Homeland Mythology: Biblical Narratives in American Culture
Penn State Press, 10 սեպ, 2015 թ. - 288 էջ
Since 9/11, America has presented itself to the world as a Christianist culture, no less antimodern and nostalgic for an idealized past than its Islamist foes. The master-narrative both sides share might sound like this: Once upon a time, the values of the righteous community coincided with those of the state. Home and land were harmoniously united under God. But through intellectual pride (read: science) and disobedience (read: human rights), this God-blessed homeland was lost and is now worth every drop of blood it takes, ours and others’, to recover.
For Americans, the prime source for this once-and-future-kingdom myth is the Bible, with its many narratives of blessings gained, lost, and regained: the garden of Eden, the covenant with Abraham, the bondage in Egypt, the exodus under Moses, the glory of David and Solomon’s realm, the coming of the promised Messiah, his crucifixion, resurrection, and ascension into heaven, his apocalyptic return at the end of history, and his establishment of the earthly kingdom of God. As Homeland Mythology shows, these biblical narratives have, over time, inspired a multitude of nationalist narratives, myths ingeniously spun out to justify a number of decidedly unchristian policies and institutions—from Indian genocide, the slave trade, and the exploitation of immigrant workers to Manifest Destiny, imperial expansionism, and, most recently, preemptive war.
On March 25, 2001, George W. Bush shared a bit of political wisdom: “You can fool some of the people all of the time—and those are the ones you have to concentrate on.” The cynical use of religion to cloak criminal behavior is always worth exposing, but why our leaders lie to us is no longer a mystery. What does remain mysterious is why so many of us are disposed to believe their lies. The unexamined issue that this book addresses is, therefore, not the mendacity of the few, but the credulity of the many.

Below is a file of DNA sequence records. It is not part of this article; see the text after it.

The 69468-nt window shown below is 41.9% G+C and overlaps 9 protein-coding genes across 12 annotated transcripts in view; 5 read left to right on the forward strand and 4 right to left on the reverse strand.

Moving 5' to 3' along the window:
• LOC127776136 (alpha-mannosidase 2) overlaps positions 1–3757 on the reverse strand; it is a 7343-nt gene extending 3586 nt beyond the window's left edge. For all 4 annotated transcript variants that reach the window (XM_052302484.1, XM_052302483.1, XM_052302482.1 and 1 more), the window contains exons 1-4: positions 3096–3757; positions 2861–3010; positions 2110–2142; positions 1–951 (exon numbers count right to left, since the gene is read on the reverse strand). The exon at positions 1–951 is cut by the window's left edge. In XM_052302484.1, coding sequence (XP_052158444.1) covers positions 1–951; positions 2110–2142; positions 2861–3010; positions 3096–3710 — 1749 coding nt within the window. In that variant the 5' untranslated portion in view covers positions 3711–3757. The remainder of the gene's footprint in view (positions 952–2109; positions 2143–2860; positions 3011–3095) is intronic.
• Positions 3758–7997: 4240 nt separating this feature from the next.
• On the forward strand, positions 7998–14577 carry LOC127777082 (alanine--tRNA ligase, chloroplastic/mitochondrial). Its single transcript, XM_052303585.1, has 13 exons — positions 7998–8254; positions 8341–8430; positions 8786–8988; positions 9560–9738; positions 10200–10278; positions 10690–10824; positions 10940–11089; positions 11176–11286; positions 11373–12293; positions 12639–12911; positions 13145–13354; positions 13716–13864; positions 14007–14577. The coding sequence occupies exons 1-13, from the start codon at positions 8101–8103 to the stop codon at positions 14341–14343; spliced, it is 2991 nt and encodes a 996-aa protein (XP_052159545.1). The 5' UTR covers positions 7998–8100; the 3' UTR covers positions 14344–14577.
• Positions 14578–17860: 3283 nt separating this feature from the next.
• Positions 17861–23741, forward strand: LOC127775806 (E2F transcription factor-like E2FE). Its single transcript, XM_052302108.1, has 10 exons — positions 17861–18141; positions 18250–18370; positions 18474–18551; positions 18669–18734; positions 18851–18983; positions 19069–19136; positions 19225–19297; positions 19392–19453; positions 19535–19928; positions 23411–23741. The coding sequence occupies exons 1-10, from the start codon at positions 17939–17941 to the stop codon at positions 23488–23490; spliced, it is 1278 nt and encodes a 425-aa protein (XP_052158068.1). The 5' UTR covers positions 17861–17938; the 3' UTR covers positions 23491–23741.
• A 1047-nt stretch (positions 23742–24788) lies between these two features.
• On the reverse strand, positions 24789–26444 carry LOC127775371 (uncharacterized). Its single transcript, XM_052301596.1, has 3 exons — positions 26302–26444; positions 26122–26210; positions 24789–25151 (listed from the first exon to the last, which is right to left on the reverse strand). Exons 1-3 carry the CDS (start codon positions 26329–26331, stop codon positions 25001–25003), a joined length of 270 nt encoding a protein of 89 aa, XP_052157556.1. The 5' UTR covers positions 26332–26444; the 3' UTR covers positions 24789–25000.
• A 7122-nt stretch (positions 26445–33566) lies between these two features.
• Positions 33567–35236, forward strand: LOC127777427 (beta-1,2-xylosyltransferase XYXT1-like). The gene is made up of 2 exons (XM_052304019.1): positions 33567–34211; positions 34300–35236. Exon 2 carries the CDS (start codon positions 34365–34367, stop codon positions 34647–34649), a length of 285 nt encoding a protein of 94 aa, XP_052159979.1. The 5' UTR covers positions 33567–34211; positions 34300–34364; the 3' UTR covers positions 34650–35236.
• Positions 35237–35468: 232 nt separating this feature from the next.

Արդյունքներ 44–ի 1-ից 5-ը:
In it we learn that a single divine speaker, Yahweh, first spoke the world into being, and later imparted his commands directly to Moses and the prophets, who then relayed them to the people, announcing “thus saith the Lord.
In the world envisioned by biblical faith, the human hearers of God's word, the heedful You, remain in relationship with the Divine Speaker and are protected by him, but only so long as they remain within the speaking-hearing space with ...
In popular lithographs of the time, this hallowing charm, a sign of divine blessing, was regularly depicted as a beam of light falling from an opening in the clouds and illuminating some scene of rural innocence.
Their bases were separate, but they were firmly fused at the top in the person of the divine, or divinely appointed, ruler. A third phase, that of the “historical religions,” emerged in the first millennium BC , the figure of the divine ...
Selected regional divinities could, for example, be adopted into the national pantheon by being declared members of a single divine family constituted through marriage and filiation. The culture of kingship also called for the founding ...